does mean some futher moving of funding and grant activity out of the Great
BUT RABE SAYS SUCH PROBLEMS COULD BE SHORT-LIVED. IF THE GREAT LAKES STATES
DO GET LESS MONEY FOR ENVIRONMENTAL PROTECTION. AND IF THE REPUBLICAN HELD
CONGRESS AND THE REPUBLICAN PRESIDENT CUT ENVIRONMENTAL PROGRAMS
RABE BELIEVES THERE MIGHT BE A BACKLASH FROM VOTERS. HE SAYS OFTEN THE
MID-TERM ELECTION, WHICH THIS TIME COINCIDES WITH REAPPORTIONMENT, CHANGES
THE BALANCE OF POWER IN CONGRESS TO THE PARTY OUT OF POWER. IN THIS CASE,
THE DEMOCRATS. AND HE SAYS THEY ARE SOMETIMES MORE SENSITIVE TO
BUT SOME BELIEVE THE GREAT LAKES REGION LOSING NINE SEATS IN CONGRESS MIGHT
ONLY BE THE START OF THE REGION’S PROBLEMS. KEITH SCHNEIDER IS A FORMER
JOURNALIST WITH THE NEW YORK TIMES AND THE PROGRAM DIRECTOR OF THE
LAND USE INSTITUTE. SCHNEIDER SAYS THE SEATS LOST IN THE GREAT LAKES REGION
ARE BEING TRANSFERRED TO THE SOUTH AND SOUTHWEST. WHERE MORE OFTEN THAN
CONSERVATIVE REPUBLICANS ARE ELECTED TO CONGRESS.
“We have the potential to replace moderate Republicans and good
Democrats who have been good on the environment in the Great Lakes region
with very, very conservative Republicans –who have been terrible on the
environment– in other regions who don’t have Great Lakes interests at
heart. So, I’d love to say it’s a more sanguine picture, but it’s not.”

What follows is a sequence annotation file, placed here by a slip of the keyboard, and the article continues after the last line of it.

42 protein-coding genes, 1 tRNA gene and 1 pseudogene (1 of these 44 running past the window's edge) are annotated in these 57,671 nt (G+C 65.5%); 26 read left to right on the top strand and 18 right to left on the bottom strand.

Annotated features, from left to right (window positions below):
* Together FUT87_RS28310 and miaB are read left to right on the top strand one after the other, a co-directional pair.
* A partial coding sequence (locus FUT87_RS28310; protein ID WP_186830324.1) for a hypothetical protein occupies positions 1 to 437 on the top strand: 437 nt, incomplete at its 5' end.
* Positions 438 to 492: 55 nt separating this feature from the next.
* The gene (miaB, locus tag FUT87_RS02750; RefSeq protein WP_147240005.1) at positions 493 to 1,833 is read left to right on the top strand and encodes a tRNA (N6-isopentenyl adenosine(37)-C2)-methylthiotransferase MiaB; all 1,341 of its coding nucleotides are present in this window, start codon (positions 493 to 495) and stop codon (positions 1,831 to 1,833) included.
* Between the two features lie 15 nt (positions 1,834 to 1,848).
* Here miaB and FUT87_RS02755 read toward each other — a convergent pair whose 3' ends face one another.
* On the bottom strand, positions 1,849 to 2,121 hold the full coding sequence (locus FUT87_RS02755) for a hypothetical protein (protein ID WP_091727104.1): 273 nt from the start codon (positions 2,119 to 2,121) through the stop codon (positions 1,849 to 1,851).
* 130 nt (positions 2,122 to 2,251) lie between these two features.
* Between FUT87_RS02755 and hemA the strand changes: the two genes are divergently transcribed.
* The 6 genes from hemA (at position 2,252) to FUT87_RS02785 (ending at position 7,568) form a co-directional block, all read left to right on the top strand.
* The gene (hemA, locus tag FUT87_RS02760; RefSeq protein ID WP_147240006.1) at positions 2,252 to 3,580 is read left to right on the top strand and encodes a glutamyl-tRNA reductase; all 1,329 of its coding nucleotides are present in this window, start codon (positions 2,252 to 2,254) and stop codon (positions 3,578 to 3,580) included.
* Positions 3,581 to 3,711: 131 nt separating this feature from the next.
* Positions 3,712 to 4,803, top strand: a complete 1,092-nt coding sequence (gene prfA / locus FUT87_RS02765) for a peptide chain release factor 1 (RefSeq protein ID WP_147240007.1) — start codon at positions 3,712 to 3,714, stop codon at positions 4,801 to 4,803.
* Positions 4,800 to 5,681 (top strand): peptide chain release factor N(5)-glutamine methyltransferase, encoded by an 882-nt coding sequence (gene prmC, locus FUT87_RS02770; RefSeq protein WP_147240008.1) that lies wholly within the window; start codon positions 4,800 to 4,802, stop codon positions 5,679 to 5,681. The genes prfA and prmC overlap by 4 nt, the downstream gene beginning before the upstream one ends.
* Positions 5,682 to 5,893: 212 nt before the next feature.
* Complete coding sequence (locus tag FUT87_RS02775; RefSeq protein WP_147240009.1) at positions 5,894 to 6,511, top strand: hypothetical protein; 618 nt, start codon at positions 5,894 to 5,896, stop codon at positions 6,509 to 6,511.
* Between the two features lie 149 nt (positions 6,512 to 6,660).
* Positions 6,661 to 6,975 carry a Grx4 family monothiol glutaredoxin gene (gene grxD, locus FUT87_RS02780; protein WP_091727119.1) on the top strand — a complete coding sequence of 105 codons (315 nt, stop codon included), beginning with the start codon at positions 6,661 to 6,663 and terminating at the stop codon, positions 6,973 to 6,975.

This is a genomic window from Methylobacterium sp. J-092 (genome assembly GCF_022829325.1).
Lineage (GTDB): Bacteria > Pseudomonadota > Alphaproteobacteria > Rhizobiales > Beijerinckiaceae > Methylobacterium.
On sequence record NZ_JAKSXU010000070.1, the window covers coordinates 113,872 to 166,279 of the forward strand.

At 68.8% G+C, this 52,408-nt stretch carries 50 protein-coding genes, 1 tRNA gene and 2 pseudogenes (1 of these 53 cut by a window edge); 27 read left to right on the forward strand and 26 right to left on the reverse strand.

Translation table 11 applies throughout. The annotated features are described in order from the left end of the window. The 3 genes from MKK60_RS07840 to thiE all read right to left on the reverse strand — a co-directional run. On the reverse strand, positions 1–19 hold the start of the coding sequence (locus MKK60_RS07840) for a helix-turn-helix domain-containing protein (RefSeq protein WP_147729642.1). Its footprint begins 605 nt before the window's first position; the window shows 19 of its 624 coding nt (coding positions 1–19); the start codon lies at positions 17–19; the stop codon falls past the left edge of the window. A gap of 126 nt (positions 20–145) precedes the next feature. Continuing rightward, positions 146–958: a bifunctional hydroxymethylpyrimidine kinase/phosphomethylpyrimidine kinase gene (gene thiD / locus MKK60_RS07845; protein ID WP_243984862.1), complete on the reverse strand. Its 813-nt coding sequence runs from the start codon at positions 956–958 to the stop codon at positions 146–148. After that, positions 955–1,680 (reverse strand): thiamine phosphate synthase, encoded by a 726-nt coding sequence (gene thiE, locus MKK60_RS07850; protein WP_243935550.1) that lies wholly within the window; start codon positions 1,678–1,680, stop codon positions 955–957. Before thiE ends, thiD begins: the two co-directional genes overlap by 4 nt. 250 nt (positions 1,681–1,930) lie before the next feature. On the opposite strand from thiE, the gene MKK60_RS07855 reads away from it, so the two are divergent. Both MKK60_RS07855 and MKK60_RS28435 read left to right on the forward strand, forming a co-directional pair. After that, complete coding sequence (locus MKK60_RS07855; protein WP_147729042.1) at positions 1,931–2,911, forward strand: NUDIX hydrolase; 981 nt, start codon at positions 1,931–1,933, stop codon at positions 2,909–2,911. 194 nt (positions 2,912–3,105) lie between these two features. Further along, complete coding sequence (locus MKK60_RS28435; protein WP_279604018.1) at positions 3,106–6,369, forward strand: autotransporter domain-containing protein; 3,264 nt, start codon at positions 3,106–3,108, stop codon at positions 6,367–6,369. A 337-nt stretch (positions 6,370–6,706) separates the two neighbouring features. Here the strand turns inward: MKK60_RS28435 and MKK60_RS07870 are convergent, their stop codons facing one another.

SO THE GREAT LAKES CONGRESSIONAL SEATS AREN’T JUST LOST. THEY’RE
TO OTHER REGIONS OF THE COUNTRY THAT MIGHT ACTUALLY VOTE AGAINST GREAT
STILL. SOME OF THE MAJOR PLAYERS IN THE GREAT LAKES SAY THERE’S A LOT OF
POLITICAL CLOUT LEFT IN THE REGION. THEY POINT OUT THAT THE EIGHT GREAT
LAKES STATES HAVE 16 SENATORS. AND WILL STILL HAVE 125 OF THE 435 VOTES IN
THE HOUSE. AND. REGARDLESS OF THE MAKEUP OF THOSE 125 VOTES. THEY BELIEVE
THEY’LL REPRESENT GREAT LAKES ISSUES WELL. MICHAEL DONAHUE IS WITH THE
GREAT LAKES COMMISSION WHICH ACTS AS AN ADVOCATE FOR THE EIGHT GREAT
“Well, in all honesty, after all the years I’ve been working in
this field, I really must say that it really doesn’t make a great deal of
difference who’s in power in Washington or back in the states because there
is such a spirit of bi-partisanship involved. You know, we’ve seen
Republicans that are great on Great Lakes issues and those that aren’t and
it’s been the same story with the Democrats.”
AND SOME ENVIRONMENTALISTS HAVE ALSO FOUND THAT TO BE TRUE. MARGARET
WOOSTER IS WITH GREAT LAKES UNITED. A BI-NATIONAL COALITION OF
“They may have slightly different focuses, but the overall
interest –and they’re hearing from their constituencies is that Great
Lakes water quality, Great Lakes habitats do need to be protected.”
AND THE WAY TO DO THAT, EVERYONE SEEMS TO AGREE, IS FOR THE DIFFERENT
INTEREST GROUPS TO JOIN TOGETHER TO BACK JUST A HANDFUL OF MAJOR ISSUES. AND
ASK THE ENTIRE GROUP OF REPRESENTATIVES TO SUPPORT THOSE FEW INITIATIVES.
THAT WAY THE GREAT LAKES DELEGATION IS NOT SPLINTERED AND IT CAN SPEAK FOR
THE REGION WITH ONE VOICE.
For the GLRC, this is Lester Graham.